Late last month, the Ellen MacArthur Foundation published a 150-page report on how to make the textile and clothing industries more circular and declared that a truckload of textiles is wasted every second and that more than half of the textile products in the "fast fashion" textile category are disposed of within a year. The title of the report is "A NEW TEXTILES ECONOMY: REDESIGNING FASHION'S FUTURE."
The report offers four high level recommmendations: 1) Phase out substances of concern and microfibre release. 2) Transform the way clothes are designed, sold, and used to break free from their increasingly disposable nature. 3) Radically improve recycling by transforming clothing design, collection, and reprocessing. 4) Make effective use of resources and move to renewable inputs.
To recycle more clothing, the report recommends aligning clothing design and recycling processes, using technological innovation to improve the economics and quality of recycling, stimulating more demand for recycled materials, and scaling up used clothing collection.
Download the Ellen MacArthur Foundation textiles report at
By 2030, the United Kingdom will face a six million ton shortfall in its waste processing capacity, said the Environmental Services Association (ESA), an industry association, in a statement issued on November 30. That means more waste will need to be disposed in landfills.
"The waste and recycling industry is alarmed by the emergence of a critical lack of infrastructure to treat the nation's waste," stated the ESA. "ESA's Members have invested around £5 billion in UK recycling and recovery facilities in the past five years and completed detailed modelling exercises to understand what further investment is required for the future."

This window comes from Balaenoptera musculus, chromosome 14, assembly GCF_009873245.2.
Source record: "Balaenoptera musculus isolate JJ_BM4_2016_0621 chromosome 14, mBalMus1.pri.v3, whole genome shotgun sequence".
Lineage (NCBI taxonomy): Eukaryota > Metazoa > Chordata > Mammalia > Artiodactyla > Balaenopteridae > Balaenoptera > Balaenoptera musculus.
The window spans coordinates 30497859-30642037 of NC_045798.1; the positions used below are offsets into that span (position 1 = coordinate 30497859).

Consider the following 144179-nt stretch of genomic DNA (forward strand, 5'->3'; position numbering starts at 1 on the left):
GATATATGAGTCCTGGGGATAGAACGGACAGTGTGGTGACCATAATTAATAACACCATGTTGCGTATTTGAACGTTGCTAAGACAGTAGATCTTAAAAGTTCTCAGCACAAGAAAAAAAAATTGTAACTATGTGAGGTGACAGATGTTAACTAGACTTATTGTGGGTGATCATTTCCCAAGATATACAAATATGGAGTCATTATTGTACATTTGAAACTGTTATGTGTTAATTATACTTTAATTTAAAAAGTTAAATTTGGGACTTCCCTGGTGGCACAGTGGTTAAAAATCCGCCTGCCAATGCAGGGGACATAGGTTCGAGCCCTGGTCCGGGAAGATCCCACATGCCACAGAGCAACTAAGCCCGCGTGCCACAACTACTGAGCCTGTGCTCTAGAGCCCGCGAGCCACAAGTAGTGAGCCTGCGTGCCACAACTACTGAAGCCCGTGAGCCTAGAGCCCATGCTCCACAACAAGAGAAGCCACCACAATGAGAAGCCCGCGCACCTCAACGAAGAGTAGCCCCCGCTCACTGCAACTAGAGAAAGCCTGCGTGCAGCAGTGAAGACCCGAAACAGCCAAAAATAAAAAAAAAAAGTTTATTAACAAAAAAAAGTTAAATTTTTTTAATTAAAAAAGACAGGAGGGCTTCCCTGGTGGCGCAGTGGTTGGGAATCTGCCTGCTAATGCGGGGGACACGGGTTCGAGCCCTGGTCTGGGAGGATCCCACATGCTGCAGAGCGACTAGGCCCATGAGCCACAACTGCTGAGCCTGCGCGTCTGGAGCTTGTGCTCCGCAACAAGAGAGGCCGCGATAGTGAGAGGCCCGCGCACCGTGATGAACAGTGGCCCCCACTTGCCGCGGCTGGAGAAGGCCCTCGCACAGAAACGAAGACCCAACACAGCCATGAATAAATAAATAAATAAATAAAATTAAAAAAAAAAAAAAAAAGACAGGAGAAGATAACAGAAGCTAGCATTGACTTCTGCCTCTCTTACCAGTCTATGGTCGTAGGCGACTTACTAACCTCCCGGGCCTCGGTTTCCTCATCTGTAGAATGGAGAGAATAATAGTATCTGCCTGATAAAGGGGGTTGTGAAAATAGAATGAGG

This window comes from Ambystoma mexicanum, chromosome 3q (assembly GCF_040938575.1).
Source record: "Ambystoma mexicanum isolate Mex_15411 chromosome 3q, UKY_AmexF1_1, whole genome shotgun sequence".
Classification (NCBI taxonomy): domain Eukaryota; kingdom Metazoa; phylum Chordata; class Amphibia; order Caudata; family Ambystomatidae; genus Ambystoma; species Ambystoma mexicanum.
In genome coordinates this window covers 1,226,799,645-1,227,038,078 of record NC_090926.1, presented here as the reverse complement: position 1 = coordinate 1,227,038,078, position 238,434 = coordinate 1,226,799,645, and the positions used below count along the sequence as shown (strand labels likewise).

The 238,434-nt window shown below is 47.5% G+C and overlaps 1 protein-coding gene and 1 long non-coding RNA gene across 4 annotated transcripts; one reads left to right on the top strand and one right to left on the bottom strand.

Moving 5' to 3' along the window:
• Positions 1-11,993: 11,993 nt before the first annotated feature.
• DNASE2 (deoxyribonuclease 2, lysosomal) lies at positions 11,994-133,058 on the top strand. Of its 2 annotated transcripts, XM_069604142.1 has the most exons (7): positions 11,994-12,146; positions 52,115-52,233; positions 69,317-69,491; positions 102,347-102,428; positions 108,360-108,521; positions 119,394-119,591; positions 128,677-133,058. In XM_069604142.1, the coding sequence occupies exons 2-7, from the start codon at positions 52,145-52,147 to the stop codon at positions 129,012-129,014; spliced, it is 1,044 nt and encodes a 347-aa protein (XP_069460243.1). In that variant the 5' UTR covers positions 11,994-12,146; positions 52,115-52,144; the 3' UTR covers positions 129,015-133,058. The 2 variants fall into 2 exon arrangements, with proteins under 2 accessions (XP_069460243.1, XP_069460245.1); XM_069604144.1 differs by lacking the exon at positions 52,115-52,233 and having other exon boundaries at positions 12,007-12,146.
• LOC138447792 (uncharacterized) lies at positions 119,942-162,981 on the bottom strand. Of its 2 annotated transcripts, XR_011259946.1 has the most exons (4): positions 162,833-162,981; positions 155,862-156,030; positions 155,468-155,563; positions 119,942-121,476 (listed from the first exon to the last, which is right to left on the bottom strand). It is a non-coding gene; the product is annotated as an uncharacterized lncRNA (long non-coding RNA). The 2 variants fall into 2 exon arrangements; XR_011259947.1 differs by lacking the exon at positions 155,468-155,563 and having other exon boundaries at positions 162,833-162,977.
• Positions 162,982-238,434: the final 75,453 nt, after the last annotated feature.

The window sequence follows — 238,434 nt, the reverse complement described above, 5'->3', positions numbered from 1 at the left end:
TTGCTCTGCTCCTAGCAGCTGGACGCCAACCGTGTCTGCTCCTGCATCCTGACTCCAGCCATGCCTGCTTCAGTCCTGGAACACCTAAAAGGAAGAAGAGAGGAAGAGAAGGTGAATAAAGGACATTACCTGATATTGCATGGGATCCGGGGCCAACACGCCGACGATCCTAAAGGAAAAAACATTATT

Recycling rates are not likely to increase much above current levels, according to an ESA-sponsored analysis. Even with a continuation of waste exports to the EU (after Brexit) and the development of some currently unplanned processing facilities, capacity likely would fall short. As a possible solution, ESA asked the government to provide industry with "the long term clarity it needs to invest in new energy from waste facilities.
Download the complete ESA statement at
Last week, the United Kingdom's Waste and Resources Action Programme (WRAP) announced that 24 more businesses, industry groups and other entities signed the Courtauld Commitment 2025, a voluntary agreement to take steps to reduce food and food and drink packaging waste and meet other environmental protection metrics. The new signatories join 156 existing signatories.
Among the new signatories were the British Meat Processors Association, the Federation of Bakers, Scotland Food & Drink, the Scotch Whisky Association, and the Industry Council for Researcn on Packaging and the Environment.
The announcement was made with the release of a first year (2016/2017) progress review of the Courtauld Commitment 2025, which provides a description of signatory efforts and initiatives by but is thin on performance statistics.
To review the complete WRAP announcement, go to
To review the first year Courtauld Commitment 2025 progress report, go to